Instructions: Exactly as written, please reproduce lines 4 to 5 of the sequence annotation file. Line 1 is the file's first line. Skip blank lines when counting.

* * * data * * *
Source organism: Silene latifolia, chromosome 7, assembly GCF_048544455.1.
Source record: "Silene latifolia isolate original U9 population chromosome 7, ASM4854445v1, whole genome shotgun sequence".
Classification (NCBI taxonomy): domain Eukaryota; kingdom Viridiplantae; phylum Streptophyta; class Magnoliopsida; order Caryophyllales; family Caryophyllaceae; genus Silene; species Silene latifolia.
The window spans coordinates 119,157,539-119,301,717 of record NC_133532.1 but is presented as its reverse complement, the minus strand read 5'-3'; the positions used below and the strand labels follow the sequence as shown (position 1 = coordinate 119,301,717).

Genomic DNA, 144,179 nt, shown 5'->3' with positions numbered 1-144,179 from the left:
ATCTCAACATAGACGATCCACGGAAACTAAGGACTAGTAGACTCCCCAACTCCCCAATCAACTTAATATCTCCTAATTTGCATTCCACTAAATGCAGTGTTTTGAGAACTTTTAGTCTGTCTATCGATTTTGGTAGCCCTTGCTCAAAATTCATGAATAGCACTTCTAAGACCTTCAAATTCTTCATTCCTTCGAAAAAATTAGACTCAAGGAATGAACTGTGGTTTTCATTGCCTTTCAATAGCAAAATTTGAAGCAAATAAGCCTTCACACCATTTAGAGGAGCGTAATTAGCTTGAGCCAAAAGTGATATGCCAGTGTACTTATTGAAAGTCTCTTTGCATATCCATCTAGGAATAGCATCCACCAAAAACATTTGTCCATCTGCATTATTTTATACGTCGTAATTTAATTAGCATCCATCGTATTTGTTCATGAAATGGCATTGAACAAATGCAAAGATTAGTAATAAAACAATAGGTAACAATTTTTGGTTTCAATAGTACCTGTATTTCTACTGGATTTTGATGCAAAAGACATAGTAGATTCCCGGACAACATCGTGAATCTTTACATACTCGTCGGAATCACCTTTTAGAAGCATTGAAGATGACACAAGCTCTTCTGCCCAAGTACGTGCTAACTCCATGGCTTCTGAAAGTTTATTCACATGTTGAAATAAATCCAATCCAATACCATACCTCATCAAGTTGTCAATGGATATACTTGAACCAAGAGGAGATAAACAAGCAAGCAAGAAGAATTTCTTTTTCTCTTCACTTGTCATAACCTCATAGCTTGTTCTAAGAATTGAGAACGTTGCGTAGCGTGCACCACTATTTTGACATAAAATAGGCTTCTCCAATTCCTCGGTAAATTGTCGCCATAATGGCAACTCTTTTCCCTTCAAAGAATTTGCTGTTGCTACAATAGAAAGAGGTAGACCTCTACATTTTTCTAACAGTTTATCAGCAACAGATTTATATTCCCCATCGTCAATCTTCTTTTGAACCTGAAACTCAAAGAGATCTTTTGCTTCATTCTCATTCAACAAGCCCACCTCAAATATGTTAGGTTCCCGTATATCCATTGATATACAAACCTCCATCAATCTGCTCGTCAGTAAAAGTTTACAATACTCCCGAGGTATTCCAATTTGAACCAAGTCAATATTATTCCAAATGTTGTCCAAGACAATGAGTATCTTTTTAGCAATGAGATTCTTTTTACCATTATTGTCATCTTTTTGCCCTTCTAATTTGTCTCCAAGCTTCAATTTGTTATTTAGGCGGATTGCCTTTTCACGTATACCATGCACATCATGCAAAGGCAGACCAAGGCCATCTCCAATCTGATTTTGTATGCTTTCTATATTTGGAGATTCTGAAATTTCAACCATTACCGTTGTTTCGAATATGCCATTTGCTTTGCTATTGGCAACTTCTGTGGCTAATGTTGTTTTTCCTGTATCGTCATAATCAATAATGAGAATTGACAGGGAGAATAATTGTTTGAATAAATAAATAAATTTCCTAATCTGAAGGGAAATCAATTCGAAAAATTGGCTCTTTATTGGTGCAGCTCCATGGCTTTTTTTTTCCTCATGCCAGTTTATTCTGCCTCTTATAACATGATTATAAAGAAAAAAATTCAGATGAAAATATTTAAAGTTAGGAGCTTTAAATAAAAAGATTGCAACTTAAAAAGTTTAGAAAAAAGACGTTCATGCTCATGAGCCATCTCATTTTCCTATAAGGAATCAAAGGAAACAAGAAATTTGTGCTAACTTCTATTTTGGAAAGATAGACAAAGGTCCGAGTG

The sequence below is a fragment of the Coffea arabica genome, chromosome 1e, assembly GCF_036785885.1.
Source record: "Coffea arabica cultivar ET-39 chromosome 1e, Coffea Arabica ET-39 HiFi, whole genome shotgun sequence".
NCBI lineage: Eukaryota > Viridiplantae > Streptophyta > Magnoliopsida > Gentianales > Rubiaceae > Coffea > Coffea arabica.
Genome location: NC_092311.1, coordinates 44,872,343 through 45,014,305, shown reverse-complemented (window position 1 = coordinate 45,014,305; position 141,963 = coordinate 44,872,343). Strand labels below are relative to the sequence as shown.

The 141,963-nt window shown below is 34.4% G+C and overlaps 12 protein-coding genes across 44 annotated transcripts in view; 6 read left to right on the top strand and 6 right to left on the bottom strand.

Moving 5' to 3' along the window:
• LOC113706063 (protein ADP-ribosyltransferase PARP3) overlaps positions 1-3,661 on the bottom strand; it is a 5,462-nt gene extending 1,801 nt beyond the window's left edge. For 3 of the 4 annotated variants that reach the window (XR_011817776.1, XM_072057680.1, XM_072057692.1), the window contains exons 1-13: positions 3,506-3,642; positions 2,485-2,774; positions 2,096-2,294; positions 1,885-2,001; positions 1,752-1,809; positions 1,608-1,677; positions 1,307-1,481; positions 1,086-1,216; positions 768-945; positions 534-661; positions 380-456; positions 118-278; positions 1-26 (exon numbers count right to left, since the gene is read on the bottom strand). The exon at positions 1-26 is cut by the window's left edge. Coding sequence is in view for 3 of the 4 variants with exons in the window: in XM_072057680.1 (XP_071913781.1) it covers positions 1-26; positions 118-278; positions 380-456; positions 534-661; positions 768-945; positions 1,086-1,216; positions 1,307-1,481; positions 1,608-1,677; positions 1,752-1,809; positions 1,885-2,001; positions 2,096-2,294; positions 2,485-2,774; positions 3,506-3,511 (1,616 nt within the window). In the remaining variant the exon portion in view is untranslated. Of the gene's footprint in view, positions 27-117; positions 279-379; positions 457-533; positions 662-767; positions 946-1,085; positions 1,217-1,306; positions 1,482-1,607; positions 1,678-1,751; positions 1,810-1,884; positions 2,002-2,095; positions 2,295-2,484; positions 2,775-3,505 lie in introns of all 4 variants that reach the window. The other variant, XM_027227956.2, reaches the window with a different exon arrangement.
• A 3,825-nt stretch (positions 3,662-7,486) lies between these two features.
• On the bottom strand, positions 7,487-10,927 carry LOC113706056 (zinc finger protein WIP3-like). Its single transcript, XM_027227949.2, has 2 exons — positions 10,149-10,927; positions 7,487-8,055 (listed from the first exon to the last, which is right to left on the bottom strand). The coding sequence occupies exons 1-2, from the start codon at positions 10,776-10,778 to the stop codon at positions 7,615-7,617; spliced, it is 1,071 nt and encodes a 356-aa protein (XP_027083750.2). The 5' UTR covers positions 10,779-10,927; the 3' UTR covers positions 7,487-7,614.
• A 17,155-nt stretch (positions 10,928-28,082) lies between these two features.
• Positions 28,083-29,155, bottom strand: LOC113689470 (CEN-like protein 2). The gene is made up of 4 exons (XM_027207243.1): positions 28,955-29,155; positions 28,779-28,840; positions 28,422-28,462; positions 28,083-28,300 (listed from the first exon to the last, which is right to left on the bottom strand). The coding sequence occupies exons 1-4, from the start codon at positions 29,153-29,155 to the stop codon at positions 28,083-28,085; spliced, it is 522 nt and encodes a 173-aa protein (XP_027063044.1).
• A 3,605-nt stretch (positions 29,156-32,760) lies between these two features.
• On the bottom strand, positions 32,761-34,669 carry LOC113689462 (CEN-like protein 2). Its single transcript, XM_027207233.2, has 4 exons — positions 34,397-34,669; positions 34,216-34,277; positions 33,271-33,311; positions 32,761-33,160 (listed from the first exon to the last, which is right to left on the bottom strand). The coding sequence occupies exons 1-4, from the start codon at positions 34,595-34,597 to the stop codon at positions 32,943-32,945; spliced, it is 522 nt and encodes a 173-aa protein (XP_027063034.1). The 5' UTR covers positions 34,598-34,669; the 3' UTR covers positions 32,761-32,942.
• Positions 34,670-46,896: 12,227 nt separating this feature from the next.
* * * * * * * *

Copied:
The window spans coordinates 119,157,539-119,301,717 of record NC_133532.1 but is presented as its reverse complement, the minus strand read 5'-3'; the positions used below and the strand labels follow the sequence as shown (position 1 = coordinate 119,301,717).

Genomic DNA, 144,179 nt, shown 5'->3' with positions numbered 1-144,179 from the left: